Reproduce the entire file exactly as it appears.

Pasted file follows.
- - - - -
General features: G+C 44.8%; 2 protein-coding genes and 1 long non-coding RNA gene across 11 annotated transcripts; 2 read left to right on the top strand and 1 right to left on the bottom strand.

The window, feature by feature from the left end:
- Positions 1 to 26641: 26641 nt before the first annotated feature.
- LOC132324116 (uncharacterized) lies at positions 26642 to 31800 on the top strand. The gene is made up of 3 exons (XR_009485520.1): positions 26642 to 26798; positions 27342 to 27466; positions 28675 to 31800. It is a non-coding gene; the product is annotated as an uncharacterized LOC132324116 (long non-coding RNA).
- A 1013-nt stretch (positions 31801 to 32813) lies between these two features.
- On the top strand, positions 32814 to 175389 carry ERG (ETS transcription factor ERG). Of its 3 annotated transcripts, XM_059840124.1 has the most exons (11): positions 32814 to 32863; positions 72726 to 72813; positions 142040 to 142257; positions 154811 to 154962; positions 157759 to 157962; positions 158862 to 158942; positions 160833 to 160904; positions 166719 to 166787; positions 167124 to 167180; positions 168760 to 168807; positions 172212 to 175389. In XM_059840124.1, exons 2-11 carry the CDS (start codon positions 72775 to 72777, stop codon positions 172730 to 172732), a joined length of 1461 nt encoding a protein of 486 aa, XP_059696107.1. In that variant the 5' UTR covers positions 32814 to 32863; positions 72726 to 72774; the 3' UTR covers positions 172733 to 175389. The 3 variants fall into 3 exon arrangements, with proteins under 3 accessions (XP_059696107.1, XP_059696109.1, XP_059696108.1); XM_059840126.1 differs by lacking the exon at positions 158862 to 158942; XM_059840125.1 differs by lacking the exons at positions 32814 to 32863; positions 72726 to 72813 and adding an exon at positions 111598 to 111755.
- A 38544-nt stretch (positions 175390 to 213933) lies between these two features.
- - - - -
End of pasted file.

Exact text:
General features: G+C 44.8%; 2 protein-coding genes and 1 long non-coding RNA gene across 11 annotated transcripts; 2 read left to right on the top strand and 1 right to left on the bottom strand.

The window, feature by feature from the left end:
- Positions 1 to 26641: 26641 nt before the first annotated feature.
- LOC132324116 (uncharacterized) lies at positions 26642 to 31800 on the top strand. The gene is made up of 3 exons (XR_009485520.1): positions 26642 to 26798; positions 27342 to 27466; positions 28675 to 31800. It is a non-coding gene; the product is annotated as an uncharacterized LOC132324116 (long non-coding RNA).
- A 1013-nt stretch (positions 31801 to 32813) lies between these two features.
- On the top strand, positions 32814 to 175389 carry ERG (ETS transcription factor ERG). Of its 3 annotated transcripts, XM_059840124.1 has the most exons (11): positions 32814 to 32863; positions 72726 to 72813; positions 142040 to 142257; positions 154811 to 154962; positions 157759 to 157962; positions 158862 to 158942; positions 160833 to 160904; positions 166719 to 166787; positions 167124 to 167180; positions 168760 to 168807; positions 172212 to 175389. In XM_059840124.1, exons 2-11 carry the CDS (start codon positions 72775 to 72777, stop codon positions 172730 to 172732), a joined length of 1461 nt encoding a protein of 486 aa, XP_059696107.1. In that variant the 5' UTR covers positions 32814 to 32863; positions 72726 to 72774; the 3' UTR covers positions 172733 to 175389. The 3 variants fall into 3 exon arrangements, with proteins under 3 accessions (XP_059696107.1, XP_059696109.1, XP_059696108.1); XM_059840126.1 differs by lacking the exon at positions 158862 to 158942; XM_059840125.1 differs by lacking the exons at positions 32814 to 32863; positions 72726 to 72813 and adding an exon at positions 111598 to 111755.
- A 38544-nt stretch (positions 175390 to 213933) lies between these two features.